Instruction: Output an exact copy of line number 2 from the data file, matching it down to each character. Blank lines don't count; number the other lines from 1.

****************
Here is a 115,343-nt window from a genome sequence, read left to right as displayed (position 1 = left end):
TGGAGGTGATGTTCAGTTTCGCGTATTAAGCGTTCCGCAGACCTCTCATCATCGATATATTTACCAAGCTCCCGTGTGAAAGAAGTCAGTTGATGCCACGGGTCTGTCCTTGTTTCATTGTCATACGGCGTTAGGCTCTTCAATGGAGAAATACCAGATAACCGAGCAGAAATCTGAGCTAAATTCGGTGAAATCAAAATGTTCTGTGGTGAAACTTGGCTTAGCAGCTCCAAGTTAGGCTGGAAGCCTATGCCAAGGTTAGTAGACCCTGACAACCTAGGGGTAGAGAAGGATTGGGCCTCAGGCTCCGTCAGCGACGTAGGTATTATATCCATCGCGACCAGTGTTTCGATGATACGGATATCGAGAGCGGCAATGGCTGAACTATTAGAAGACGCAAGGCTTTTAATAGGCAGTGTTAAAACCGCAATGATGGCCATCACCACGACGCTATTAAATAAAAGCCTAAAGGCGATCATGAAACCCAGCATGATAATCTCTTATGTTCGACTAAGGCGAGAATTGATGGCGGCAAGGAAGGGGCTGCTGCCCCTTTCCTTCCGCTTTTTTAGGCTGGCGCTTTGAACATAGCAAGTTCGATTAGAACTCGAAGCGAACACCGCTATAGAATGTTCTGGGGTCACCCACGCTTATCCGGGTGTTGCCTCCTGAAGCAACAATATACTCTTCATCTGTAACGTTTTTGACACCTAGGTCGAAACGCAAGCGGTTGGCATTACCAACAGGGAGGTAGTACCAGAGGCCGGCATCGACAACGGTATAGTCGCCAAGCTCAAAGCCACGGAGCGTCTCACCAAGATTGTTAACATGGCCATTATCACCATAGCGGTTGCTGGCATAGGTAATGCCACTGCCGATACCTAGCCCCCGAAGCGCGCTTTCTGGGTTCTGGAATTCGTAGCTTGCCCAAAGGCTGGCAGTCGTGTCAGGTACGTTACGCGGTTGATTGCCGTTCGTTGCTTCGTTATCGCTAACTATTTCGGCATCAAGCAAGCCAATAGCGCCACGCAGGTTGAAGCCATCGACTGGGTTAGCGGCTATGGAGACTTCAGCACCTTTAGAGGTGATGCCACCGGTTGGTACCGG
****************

TGGAGGTGATGTTCAGTTTCGCGTATTAAGCGTTCCGCAGACCTCTCATCATCGATATATTTACCAAGCTCCCGTGTGAAAGAAGTCAGTTGATGCCACGGGTCTGTCCTTGTTTCATTGTCATACGGCGTTAGGCTCTTCAATGGAGAAATACCAGATAACCGAGCAGAAATCTGAGCTAAATTCGGTGAAATCAAAATGTTCTGTGGTGAAACTTGGCTTAGCAGCTCCAAGTTAGGCTGGAAGCCTATGCCAAGGTTAGTAGACCCTGACAACCTAGGGGTAGAGAAGGATTGGGCCTCAGGCTCCGTCAGCGACGTAGGTATTATATCCATCGCGACCAGTGTTTCGATGATACGGATATCGAGAGCGGCAATGGCTGAACTATTAGAAGACGCAAGGCTTTTAATAGGCAGTGTTAAAACCGCAATGATGGCCATCACCACGACGCTATTAAATAAAAGCCTAAAGGCGATCATGAAACCCAGCATGATAATCTCTTATGTTCGACTAAGGCGAGAATTGATGGCGGCAAGGAAGGGGCTGCTGCCCCTTTCCTTCCGCTTTTTTAGGCTGGCGCTTTGAACATAGCAAGTTCGATTAGAACTCGAAGCGAACACCGCTATAGAATGTTCTGGGGTCACCCACGCTTATCCGGGTGTTGCCTCCTGAAGCAACAATATACTCTTCATCTGTAACGTTTTTGACACCTAGGTCGAAACGCAAGCGGTTGGCATTACCAACAGGGAGGTAGTACCAGAGGCCGGCATCGACAACGGTATAGTCGCCAAGCTCAAAGCCACGGAGCGTCTCACCAAGATTGTTAACATGGCCATTATCACCATAGCGGTTGCTGGCATAGGTAATGCCACTGCCGATACCTAGCCCCCGAAGCGCGCTTTCTGGGTTCTGGAATTCGTAGCTTGCCCAAAGGCTGGCAGTCGTGTCAGGTACGTTACGCGGTTGATTGCCGTTCGTTGCTTCGTTATCGCTAACTATTTCGGCATCAAGCAAGCCAATAGCGCCACGCAGGTTGAAGCCATCGACTGGGTTAGCGGCTATGGAGACTTCAGCACCTTTAGAGGTGATGCCACCGGTTGGTACCGG